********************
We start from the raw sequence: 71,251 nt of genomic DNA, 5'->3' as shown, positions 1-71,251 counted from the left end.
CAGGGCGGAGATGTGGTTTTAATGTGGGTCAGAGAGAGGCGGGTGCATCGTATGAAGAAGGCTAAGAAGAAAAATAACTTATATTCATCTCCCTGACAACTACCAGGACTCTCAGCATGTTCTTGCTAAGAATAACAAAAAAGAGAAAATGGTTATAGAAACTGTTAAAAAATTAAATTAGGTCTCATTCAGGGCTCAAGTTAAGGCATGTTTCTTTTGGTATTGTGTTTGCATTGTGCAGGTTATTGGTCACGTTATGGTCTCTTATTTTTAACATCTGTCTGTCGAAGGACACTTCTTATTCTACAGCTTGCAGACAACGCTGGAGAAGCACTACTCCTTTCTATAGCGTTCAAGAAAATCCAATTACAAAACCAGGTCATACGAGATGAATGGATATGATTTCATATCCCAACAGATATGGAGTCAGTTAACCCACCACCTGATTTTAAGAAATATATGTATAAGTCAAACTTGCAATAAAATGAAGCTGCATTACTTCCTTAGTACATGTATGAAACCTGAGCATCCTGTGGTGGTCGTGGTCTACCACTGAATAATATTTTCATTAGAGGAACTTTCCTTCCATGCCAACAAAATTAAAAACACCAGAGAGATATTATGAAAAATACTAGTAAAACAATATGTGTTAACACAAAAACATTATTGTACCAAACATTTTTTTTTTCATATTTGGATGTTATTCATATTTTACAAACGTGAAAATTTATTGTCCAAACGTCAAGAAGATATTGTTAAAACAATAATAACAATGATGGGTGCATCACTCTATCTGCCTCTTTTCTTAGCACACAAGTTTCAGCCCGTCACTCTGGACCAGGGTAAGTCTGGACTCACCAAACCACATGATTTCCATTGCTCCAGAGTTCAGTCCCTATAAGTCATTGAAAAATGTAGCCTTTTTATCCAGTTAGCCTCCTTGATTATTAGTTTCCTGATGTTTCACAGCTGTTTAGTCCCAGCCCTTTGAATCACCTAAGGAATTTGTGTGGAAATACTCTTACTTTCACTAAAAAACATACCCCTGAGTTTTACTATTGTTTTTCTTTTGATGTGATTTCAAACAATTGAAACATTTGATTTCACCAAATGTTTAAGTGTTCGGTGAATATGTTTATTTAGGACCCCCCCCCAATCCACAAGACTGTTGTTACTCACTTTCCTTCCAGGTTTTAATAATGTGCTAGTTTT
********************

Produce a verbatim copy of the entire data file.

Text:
We start from the raw sequence: 71,251 nt of genomic DNA, 5'->3' as shown, positions 1-71,251 counted from the left end.
CAGGGCGGAGATGTGGTTTTAATGTGGGTCAGAGAGAGGCGGGTGCATCGTATGAAGAAGGCTAAGAAGAAAAATAACTTATATTCATCTCCCTGACAACTACCAGGACTCTCAGCATGTTCTTGCTAAGAATAACAAAAAAGAGAAAATGGTTATAGAAACTGTTAAAAAATTAAATTAGGTCTCATTCAGGGCTCAAGTTAAGGCATGTTTCTTTTGGTATTGTGTTTGCATTGTGCAGGTTATTGGTCACGTTATGGTCTCTTATTTTTAACATCTGTCTGTCGAAGGACACTTCTTATTCTACAGCTTGCAGACAACGCTGGAGAAGCACTACTCCTTTCTATAGCGTTCAAGAAAATCCAATTACAAAACCAGGTCATACGAGATGAATGGATATGATTTCATATCCCAACAGATATGGAGTCAGTTAACCCACCACCTGATTTTAAGAAATATATGTATAAGTCAAACTTGCAATAAAATGAAGCTGCATTACTTCCTTAGTACATGTATGAAACCTGAGCATCCTGTGGTGGTCGTGGTCTACCACTGAATAATATTTTCATTAGAGGAACTTTCCTTCCATGCCAACAAAATTAAAAACACCAGAGAGATATTATGAAAAATACTAGTAAAACAATATGTGTTAACACAAAAACATTATTGTACCAAACATTTTTTTTTTCATATTTGGATGTTATTCATATTTTACAAACGTGAAAATTTATTGTCCAAACGTCAAGAAGATATTGTTAAAACAATAATAACAATGATGGGTGCATCACTCTATCTGCCTCTTTTCTTAGCACACAAGTTTCAGCCCGTCACTCTGGACCAGGGTAAGTCTGGACTCACCAAACCACATGATTTCCATTGCTCCAGAGTTCAGTCCCTATAAGTCATTGAAAAATGTAGCCTTTTTATCCAGTTAGCCTCCTTGATTATTAGTTTCCTGATGTTTCACAGCTGTTTAGTCCCAGCCCTTTGAATCACCTAAGGAATTTGTGTGGAAATACTCTTACTTTCACTAAAAAACATACCCCTGAGTTTTACTATTGTTTTTCTTTTGATGTGATTTCAAACAATTGAAACATTTGATTTCACCAAATGTTTAAGTGTTCGGTGAATATGTTTATTTAGGACCCCCCCCCAATCCACAAGACTGTTGTTACTCACTTTCCTTCCAGGTTTTAATAATGTGCTAGTTTT